Guest Columnist

N. Anthony Coles, M.D.,
President and Chief Executive Officer, Onyx Pharmaceuticals

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Getting Academic-Biopharmaceutical Partnerships Right: The Next Leap in Innovation

The popular image of an "innovator" conjures up thoughts of brilliant, solitary thinkers engaging in creative breakthroughs – sometimes through careful application of the scientific process and, sometimes, through serendipity: Edison and the light bulb, Fleming and penicillin, Salk and the polio vaccine. But actual innovation, today, looks vastly different and sometimes requires focused collaboration, particularly in biological sciences – think myeloma where survival rates have more than doubled in the last 10 years with improvements in diagnosis and treatment. Taking a novel scientific idea and transforming it into a medication that can change thousands or millions of lives requires not just one innovator, but hundreds – or more – all united by a common purpose in partnership.

Nearly all the biomedical advances of the last half-century have emerged from such collaborations. Historically, innovators have worked sequentially; the basic research laboratory advancing a discovery and then transferring it to clinical experts who often, in the case of academic centers and investigators, license the promising technology to an organization with money and resources to complete the process by bringing new treatments directly to patients. But these handoffs can be inefficient, and the process can slow or break down any time a member of the "innovation chain" bumps into the limit of their expertise.

As a consequence, I believe the next great era of life science partnership will focus on greater integration throughout the discovery and development cycle, so that scientists and academicians performing early research can collaborate directly with the organizations whose clear mission it is to make new therapies widely available. This approach ensures that those developing a drug are working side-by-side with those who conceptualized the idea, optimizing the value that each individual brings to the collaboration. Therefore, the collaborative approach between academic institutions and biopharmaceutical companies needs to expand.

In the past, such relationships were narrowly focused on technology transfer. And this approach has facilitated breakthroughs – innovation at Northwestern University, coupled with Pfizer's expertise, made Lyrica a clinical success for patients dealing with pain; early work on HIV/AIDS drugs at Emory helped transform that disease from its certain lethal outcome to a chronic condition today.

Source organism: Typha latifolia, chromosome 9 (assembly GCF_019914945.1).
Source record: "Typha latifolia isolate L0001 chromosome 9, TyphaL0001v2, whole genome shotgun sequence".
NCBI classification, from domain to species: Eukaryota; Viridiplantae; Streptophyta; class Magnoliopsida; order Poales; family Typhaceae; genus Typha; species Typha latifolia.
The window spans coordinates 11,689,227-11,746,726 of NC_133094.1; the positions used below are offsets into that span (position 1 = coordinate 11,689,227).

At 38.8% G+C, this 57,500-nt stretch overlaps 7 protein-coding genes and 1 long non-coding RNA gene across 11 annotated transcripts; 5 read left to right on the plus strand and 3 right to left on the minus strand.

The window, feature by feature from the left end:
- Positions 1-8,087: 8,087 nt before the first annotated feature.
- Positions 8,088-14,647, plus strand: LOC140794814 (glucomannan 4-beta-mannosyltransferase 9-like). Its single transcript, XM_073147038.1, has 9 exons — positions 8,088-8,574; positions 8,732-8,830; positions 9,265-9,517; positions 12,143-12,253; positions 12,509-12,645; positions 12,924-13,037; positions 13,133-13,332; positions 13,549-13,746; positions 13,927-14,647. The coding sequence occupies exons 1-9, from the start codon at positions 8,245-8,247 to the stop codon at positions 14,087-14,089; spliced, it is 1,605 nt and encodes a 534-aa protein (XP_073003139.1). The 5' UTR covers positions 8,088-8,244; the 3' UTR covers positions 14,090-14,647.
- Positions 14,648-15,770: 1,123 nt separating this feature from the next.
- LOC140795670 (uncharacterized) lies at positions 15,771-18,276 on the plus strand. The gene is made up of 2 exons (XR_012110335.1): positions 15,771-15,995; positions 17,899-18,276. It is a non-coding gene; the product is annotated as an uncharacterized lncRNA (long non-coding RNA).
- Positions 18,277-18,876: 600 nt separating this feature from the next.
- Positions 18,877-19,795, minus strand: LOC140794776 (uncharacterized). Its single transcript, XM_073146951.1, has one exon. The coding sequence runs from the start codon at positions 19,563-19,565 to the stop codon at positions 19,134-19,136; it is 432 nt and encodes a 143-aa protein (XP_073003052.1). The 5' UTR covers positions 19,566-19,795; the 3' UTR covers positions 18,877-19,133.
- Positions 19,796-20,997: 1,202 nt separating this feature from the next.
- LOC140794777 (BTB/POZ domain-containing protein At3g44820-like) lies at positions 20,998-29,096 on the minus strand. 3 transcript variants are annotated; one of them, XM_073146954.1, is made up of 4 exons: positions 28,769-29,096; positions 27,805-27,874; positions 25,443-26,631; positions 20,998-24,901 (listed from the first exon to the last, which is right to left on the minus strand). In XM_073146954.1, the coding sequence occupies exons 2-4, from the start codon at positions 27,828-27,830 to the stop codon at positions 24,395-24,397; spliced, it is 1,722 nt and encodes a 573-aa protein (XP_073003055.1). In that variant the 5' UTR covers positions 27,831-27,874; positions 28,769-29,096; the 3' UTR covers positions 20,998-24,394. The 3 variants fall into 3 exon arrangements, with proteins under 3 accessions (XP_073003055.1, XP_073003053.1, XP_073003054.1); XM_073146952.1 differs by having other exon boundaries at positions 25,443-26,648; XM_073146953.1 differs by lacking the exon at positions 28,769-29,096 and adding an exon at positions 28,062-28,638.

But we can and must do even better. Now, companies are tapping into the experience of academic research earlier and more comprehensively. For example, Pfizer announced earlier this year that it would invest $100 million with Boston-area hospitals and academic researchers in the hunt for new drugs. Sanofi is funding similar research efforts at Stanford University. Novartis is investing millions of dollars over the course of a decade to work with the Massachusetts Institute of Technology to improve manufacturing technology.

Each of these transactions – and the ones that will follow – marks a movement in the right direction. Yet funding sources for innovation and global economic pressures along with fierce global competition in the life sciences are macro factors changing the landscape of scientific discovery in the new economy. This continued uncertainty serves as a reminder that we must ensure that our research dollars are used efficiently.

We believe a new model of collaborative effort between academic institutions and biopharmaceutical companies can lead the way and ignite a new flame of scientific discovery and innovation – all in service of the patients who are waiting and relying on us to create new therapies and innovate new solutions. The next decade of success will be defined by groups that have partnered effectively: biopharmaceuticals funding academic basic research, clinical sites engaging with industry, individuals reaching outside of their organization to match insights of scientists with the vast number of patient needs. At Onyx, we recognize that no one group can be so innovative that it cannot benefit from the work of others, and we plan to be among those who ensure that future therapies do not go unexplored for a lack of attention and partnership.


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